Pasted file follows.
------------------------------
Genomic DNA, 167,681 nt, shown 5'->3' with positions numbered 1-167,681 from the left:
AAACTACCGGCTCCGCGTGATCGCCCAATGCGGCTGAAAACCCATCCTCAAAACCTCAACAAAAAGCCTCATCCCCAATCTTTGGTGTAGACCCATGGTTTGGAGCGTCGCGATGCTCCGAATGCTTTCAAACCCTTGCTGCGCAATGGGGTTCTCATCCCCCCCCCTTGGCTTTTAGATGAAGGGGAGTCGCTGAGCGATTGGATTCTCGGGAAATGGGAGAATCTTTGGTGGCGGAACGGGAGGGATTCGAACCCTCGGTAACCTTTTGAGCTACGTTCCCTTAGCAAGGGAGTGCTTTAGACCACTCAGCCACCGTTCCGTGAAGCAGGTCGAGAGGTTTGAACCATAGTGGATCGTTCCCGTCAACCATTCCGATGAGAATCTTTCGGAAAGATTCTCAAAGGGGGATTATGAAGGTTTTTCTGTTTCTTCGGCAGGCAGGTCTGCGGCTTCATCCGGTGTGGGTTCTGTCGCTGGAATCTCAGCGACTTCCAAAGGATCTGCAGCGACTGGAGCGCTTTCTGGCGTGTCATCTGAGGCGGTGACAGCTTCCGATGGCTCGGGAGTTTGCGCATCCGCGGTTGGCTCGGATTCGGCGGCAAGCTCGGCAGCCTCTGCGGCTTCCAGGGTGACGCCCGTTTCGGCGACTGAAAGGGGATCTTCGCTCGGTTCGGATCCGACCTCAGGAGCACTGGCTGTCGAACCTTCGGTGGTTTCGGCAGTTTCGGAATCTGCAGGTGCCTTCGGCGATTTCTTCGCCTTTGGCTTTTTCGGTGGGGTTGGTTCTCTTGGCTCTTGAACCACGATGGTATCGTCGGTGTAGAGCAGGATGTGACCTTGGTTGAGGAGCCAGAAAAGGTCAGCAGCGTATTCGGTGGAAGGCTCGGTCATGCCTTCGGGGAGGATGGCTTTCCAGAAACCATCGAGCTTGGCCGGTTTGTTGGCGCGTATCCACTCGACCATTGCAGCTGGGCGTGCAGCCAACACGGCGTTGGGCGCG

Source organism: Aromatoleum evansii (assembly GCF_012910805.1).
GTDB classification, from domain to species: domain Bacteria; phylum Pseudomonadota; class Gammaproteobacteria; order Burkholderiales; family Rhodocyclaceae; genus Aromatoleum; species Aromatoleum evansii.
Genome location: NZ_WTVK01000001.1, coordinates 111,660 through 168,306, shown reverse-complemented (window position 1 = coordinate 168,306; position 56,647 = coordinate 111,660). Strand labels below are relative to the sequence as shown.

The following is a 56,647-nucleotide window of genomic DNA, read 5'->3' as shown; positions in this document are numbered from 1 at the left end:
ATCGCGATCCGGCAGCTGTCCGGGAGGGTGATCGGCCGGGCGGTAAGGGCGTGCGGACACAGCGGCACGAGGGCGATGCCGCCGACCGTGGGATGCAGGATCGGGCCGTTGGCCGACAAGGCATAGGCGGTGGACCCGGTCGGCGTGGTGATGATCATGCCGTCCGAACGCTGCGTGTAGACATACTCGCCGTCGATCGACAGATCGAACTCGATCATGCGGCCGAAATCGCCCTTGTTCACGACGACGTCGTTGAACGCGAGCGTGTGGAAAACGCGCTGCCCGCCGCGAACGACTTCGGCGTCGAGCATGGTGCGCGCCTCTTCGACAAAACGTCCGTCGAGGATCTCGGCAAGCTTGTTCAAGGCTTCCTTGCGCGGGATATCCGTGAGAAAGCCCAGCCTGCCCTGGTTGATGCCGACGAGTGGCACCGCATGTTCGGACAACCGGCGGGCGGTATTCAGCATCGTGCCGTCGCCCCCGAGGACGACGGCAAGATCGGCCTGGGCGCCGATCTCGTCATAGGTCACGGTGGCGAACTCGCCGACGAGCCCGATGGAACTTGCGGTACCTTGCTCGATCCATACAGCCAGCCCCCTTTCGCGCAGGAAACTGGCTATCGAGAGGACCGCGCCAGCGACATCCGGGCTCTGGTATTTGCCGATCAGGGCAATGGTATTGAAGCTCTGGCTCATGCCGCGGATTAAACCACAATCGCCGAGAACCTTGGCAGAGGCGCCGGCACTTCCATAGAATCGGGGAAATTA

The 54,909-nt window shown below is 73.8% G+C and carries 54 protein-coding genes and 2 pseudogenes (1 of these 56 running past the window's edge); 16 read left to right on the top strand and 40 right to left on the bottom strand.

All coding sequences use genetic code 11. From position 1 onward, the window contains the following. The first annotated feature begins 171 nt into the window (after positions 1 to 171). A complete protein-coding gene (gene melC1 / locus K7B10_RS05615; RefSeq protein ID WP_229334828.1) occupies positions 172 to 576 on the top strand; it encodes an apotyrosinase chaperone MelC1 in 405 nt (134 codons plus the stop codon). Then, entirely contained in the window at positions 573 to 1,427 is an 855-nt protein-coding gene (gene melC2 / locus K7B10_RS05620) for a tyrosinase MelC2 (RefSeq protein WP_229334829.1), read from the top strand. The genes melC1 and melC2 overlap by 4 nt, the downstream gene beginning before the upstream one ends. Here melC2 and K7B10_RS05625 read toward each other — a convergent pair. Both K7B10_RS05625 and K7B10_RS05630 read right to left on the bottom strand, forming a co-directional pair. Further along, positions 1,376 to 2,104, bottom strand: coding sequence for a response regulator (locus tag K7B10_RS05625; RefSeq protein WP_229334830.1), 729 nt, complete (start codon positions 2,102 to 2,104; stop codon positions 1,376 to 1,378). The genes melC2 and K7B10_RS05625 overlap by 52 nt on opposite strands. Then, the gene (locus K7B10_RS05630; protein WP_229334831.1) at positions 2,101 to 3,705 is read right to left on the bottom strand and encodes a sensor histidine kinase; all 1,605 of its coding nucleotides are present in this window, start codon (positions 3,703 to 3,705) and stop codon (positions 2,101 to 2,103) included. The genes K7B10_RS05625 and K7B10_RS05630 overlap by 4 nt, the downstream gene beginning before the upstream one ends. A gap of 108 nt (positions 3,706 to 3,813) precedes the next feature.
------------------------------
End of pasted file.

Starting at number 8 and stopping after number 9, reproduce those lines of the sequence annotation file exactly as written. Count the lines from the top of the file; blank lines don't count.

The 54,909-nt window shown below is 73.8% G+C and carries 54 protein-coding genes and 2 pseudogenes (1 of these 56 running past the window's edge); 16 read left to right on the top strand and 40 right to left on the bottom strand.

All coding sequences use genetic code 11. From position 1 onward, the window contains the following. The first annotated feature begins 171 nt into the window (after positions 1 to 171). A complete protein-coding gene (gene melC1 / locus K7B10_RS05615; RefSeq protein ID WP_229334828.1) occupies positions 172 to 576 on the top strand; it encodes an apotyrosinase chaperone MelC1 in 405 nt (134 codons plus the stop codon). Then, entirely contained in the window at positions 573 to 1,427 is an 855-nt protein-coding gene (gene melC2 / locus K7B10_RS05620) for a tyrosinase MelC2 (RefSeq protein WP_229334829.1), read from the top strand. The genes melC1 and melC2 overlap by 4 nt, the downstream gene beginning before the upstream one ends. Here melC2 and K7B10_RS05625 read toward each other — a convergent pair. Both K7B10_RS05625 and K7B10_RS05630 read right to left on the bottom strand, forming a co-directional pair. Further along, positions 1,376 to 2,104, bottom strand: coding sequence for a response regulator (locus tag K7B10_RS05625; RefSeq protein WP_229334830.1), 729 nt, complete (start codon positions 2,102 to 2,104; stop codon positions 1,376 to 1,378). The genes melC2 and K7B10_RS05625 overlap by 52 nt on opposite strands. Then, the gene (locus K7B10_RS05630; protein WP_229334831.1) at positions 2,101 to 3,705 is read right to left on the bottom strand and encodes a sensor histidine kinase; all 1,605 of its coding nucleotides are present in this window, start codon (positions 3,703 to 3,705) and stop codon (positions 2,101 to 2,103) included. The genes K7B10_RS05625 and K7B10_RS05630 overlap by 4 nt, the downstream gene beginning before the upstream one ends. A gap of 108 nt (positions 3,706 to 3,813) precedes the next feature.